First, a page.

Papua New Guinea stops rescuing victims of landslides amid fear of another

WELLINGTON, NZ (Reuters) – New Zealand geologists warned that further landslides would likely occur in the area where a part of a mountain fell onto a remote Papua New Guinea village two weeks ago. Authorities had ended their search and rescue operations.

The number of people who died in the massive Enga landslide that occurred in PNG on May 24 is still unknown. According to the PNG government, more than 2,000 people were buried alive. A U.N. report puts the death toll around 670.

So far, only 11 bodies have recovered.

Geotechnical engineers from New Zealand sent to Papua New Guinea published a report Thursday, raising concerns over the stability of the soil not only in the landslide area but also on either side.

Aaron Waterreus (leader of Fire and Emergency New Zealand, FENZ), which includes the geotechnical engineer, stated in a Friday press conference that “we believe there is a real potential for more landslides in the near to medium term”.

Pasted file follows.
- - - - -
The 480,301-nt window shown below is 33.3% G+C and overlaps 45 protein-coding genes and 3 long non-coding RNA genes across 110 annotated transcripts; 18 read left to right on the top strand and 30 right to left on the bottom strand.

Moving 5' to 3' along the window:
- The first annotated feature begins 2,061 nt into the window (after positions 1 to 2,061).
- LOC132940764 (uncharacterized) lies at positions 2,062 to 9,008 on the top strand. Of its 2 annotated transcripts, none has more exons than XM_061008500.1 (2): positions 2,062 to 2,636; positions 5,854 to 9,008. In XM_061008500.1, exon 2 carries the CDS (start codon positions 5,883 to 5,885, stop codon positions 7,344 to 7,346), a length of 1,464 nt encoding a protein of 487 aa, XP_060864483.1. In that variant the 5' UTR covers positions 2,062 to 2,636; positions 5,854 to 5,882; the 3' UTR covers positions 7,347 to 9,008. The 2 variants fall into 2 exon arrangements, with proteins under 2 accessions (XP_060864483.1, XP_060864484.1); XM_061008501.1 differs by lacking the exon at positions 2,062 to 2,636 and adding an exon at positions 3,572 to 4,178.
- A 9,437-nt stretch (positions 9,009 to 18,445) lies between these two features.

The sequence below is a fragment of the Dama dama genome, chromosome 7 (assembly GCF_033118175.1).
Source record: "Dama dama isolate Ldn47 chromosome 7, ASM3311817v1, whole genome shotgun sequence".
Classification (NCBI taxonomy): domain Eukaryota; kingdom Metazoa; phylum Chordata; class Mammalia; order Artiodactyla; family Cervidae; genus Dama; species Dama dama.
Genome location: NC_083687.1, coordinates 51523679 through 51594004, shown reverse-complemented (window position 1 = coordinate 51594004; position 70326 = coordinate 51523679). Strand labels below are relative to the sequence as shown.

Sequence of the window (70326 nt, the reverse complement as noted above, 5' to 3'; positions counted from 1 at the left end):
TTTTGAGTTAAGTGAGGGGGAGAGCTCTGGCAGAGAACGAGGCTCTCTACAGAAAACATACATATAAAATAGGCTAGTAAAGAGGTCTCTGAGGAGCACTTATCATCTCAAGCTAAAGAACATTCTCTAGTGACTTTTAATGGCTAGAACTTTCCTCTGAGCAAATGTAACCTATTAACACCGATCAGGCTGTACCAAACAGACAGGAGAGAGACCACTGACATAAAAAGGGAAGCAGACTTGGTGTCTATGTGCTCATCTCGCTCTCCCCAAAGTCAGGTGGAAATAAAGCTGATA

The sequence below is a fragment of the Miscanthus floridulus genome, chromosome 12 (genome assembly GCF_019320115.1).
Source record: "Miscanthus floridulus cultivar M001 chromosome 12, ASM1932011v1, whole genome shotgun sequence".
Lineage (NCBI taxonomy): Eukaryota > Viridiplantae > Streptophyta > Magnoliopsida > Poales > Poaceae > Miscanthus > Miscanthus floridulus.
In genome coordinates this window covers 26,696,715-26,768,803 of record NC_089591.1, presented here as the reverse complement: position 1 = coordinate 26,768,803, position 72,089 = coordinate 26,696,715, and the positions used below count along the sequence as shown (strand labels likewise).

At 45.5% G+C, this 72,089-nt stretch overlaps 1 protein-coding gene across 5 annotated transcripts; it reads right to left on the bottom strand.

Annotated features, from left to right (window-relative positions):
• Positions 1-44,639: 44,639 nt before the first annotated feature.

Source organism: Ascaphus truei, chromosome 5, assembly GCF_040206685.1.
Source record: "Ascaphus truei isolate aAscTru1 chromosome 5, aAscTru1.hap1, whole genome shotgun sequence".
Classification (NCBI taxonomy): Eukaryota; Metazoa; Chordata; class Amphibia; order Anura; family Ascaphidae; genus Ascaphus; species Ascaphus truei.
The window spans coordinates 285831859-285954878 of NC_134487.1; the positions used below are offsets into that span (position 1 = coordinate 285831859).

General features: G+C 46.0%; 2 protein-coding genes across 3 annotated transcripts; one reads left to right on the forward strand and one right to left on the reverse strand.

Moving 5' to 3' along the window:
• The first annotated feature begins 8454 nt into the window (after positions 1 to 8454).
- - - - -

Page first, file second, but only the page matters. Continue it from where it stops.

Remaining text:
FENZ geotechnical Engineer Jan Kupec said the landslide is so large that it’s impossible to stop. It could continue moving for months or years.

He said that the rock avalanche is likely a part of a landslide which has been reactivated. There are now fears that the monsoon rains may liquefy material that fell off the hill, causing the landslide to reactivate.

The Enga Provincial Government announced on Thursday that it would be evacuating large areas in the area of the landslide because there are concerns about further earth movement.

The area was declared a mass grave site by the government after it ceased to search for bodies.

According to the U.N. International Organisation for Migration, more than 7,200 persons were displaced and that number may rise.

Heavy equipment and aid arrived slowly due to the treacherous terrain in the area and the tribal unrest. PNG officials had ruled out survivors under the rubble a week earlier.

According to the IOM, the disaster site will be quarantined and access restricted in order to prevent the spread disease caused by decaying corpses.

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